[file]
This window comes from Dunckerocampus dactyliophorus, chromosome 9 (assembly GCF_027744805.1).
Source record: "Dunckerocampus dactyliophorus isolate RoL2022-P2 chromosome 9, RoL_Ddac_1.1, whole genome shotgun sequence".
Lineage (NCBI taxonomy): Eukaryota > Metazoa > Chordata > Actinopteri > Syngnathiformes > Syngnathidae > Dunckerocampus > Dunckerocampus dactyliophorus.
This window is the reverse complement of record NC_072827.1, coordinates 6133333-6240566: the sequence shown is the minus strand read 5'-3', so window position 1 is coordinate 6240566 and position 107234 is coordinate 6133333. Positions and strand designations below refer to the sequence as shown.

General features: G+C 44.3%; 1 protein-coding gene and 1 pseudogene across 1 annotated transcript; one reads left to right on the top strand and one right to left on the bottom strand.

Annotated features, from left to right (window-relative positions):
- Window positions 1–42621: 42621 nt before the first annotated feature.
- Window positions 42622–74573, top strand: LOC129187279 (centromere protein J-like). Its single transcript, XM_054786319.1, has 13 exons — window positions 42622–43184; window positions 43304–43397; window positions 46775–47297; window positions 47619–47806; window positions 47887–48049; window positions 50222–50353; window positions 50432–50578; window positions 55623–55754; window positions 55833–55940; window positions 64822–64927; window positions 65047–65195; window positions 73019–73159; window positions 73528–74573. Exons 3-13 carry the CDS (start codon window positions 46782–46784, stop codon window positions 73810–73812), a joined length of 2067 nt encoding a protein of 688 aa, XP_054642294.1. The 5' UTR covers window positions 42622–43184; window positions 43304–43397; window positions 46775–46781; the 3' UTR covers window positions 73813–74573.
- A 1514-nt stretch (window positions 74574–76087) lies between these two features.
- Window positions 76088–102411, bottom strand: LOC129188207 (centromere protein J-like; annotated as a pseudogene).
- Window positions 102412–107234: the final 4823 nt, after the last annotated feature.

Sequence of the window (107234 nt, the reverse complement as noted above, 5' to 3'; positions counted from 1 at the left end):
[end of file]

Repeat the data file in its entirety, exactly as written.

This window comes from Dunckerocampus dactyliophorus, chromosome 9 (assembly GCF_027744805.1).
Source record: "Dunckerocampus dactyliophorus isolate RoL2022-P2 chromosome 9, RoL_Ddac_1.1, whole genome shotgun sequence".
Lineage (NCBI taxonomy): Eukaryota > Metazoa > Chordata > Actinopteri > Syngnathiformes > Syngnathidae > Dunckerocampus > Dunckerocampus dactyliophorus.
This window is the reverse complement of record NC_072827.1, coordinates 6133333-6240566: the sequence shown is the minus strand read 5'-3', so window position 1 is coordinate 6240566 and position 107234 is coordinate 6133333. Positions and strand designations below refer to the sequence as shown.

General features: G+C 44.3%; 1 protein-coding gene and 1 pseudogene across 1 annotated transcript; one reads left to right on the top strand and one right to left on the bottom strand.

Annotated features, from left to right (window-relative positions):
- Window positions 1–42621: 42621 nt before the first annotated feature.
- Window positions 42622–74573, top strand: LOC129187279 (centromere protein J-like). Its single transcript, XM_054786319.1, has 13 exons — window positions 42622–43184; window positions 43304–43397; window positions 46775–47297; window positions 47619–47806; window positions 47887–48049; window positions 50222–50353; window positions 50432–50578; window positions 55623–55754; window positions 55833–55940; window positions 64822–64927; window positions 65047–65195; window positions 73019–73159; window positions 73528–74573. Exons 3-13 carry the CDS (start codon window positions 46782–46784, stop codon window positions 73810–73812), a joined length of 2067 nt encoding a protein of 688 aa, XP_054642294.1. The 5' UTR covers window positions 42622–43184; window positions 43304–43397; window positions 46775–46781; the 3' UTR covers window positions 73813–74573.
- A 1514-nt stretch (window positions 74574–76087) lies between these two features.
- Window positions 76088–102411, bottom strand: LOC129188207 (centromere protein J-like; annotated as a pseudogene).
- Window positions 102412–107234: the final 4823 nt, after the last annotated feature.

Sequence of the window (107234 nt, the reverse complement as noted above, 5' to 3'; positions counted from 1 at the left end):